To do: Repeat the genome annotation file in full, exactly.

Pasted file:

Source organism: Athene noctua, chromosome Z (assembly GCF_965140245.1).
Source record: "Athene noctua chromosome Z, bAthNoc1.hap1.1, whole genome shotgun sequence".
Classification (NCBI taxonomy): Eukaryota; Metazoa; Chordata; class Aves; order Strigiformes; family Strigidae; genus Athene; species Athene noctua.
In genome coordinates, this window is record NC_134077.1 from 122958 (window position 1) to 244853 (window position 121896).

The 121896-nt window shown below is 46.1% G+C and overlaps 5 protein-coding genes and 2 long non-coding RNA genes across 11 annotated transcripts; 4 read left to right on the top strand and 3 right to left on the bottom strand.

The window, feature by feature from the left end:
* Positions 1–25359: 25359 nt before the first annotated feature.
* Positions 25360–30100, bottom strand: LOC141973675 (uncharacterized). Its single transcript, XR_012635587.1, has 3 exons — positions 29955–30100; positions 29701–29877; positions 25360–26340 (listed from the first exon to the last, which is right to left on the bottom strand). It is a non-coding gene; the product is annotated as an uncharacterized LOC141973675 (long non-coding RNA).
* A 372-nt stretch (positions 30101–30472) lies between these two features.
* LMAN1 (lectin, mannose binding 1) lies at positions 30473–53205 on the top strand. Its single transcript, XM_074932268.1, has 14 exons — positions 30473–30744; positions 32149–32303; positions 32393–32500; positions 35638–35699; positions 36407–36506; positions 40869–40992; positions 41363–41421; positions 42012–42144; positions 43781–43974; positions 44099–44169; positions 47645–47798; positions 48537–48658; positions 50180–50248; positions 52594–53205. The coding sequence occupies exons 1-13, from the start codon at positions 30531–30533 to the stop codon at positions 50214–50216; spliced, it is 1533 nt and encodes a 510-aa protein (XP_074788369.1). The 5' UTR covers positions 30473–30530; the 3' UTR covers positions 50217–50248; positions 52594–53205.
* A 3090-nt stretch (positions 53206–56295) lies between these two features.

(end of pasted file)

Source organism: Athene noctua, chromosome Z (assembly GCF_965140245.1).
Source record: "Athene noctua chromosome Z, bAthNoc1.hap1.1, whole genome shotgun sequence".
Classification (NCBI taxonomy): Eukaryota; Metazoa; Chordata; class Aves; order Strigiformes; family Strigidae; genus Athene; species Athene noctua.
In genome coordinates, this window is record NC_134077.1 from 122958 (window position 1) to 244853 (window position 121896).

The 121896-nt window shown below is 46.1% G+C and overlaps 5 protein-coding genes and 2 long non-coding RNA genes across 11 annotated transcripts; 4 read left to right on the top strand and 3 right to left on the bottom strand.

The window, feature by feature from the left end:
* Positions 1–25359: 25359 nt before the first annotated feature.
* Positions 25360–30100, bottom strand: LOC141973675 (uncharacterized). Its single transcript, XR_012635587.1, has 3 exons — positions 29955–30100; positions 29701–29877; positions 25360–26340 (listed from the first exon to the last, which is right to left on the bottom strand). It is a non-coding gene; the product is annotated as an uncharacterized LOC141973675 (long non-coding RNA).
* A 372-nt stretch (positions 30101–30472) lies between these two features.
* LMAN1 (lectin, mannose binding 1) lies at positions 30473–53205 on the top strand. Its single transcript, XM_074932268.1, has 14 exons — positions 30473–30744; positions 32149–32303; positions 32393–32500; positions 35638–35699; positions 36407–36506; positions 40869–40992; positions 41363–41421; positions 42012–42144; positions 43781–43974; positions 44099–44169; positions 47645–47798; positions 48537–48658; positions 50180–50248; positions 52594–53205. The coding sequence occupies exons 1-13, from the start codon at positions 30531–30533 to the stop codon at positions 50214–50216; spliced, it is 1533 nt and encodes a 510-aa protein (XP_074788369.1). The 5' UTR covers positions 30473–30530; the 3' UTR covers positions 50217–50248; positions 52594–53205.
* A 3090-nt stretch (positions 53206–56295) lies between these two features.